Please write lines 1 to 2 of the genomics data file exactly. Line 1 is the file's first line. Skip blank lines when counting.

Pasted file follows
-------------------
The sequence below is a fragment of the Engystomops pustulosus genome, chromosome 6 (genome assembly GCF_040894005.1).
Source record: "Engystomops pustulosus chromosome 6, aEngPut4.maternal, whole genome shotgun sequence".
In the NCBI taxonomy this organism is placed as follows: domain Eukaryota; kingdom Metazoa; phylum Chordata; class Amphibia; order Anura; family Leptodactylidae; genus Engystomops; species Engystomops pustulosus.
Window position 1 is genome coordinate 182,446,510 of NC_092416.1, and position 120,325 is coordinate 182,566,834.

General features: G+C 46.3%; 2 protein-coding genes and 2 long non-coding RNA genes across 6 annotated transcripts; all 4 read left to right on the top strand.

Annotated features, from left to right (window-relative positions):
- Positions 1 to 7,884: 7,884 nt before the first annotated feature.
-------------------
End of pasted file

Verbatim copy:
The sequence below is a fragment of the Engystomops pustulosus genome, chromosome 6 (genome assembly GCF_040894005.1).
Source record: "Engystomops pustulosus chromosome 6, aEngPut4.maternal, whole genome shotgun sequence".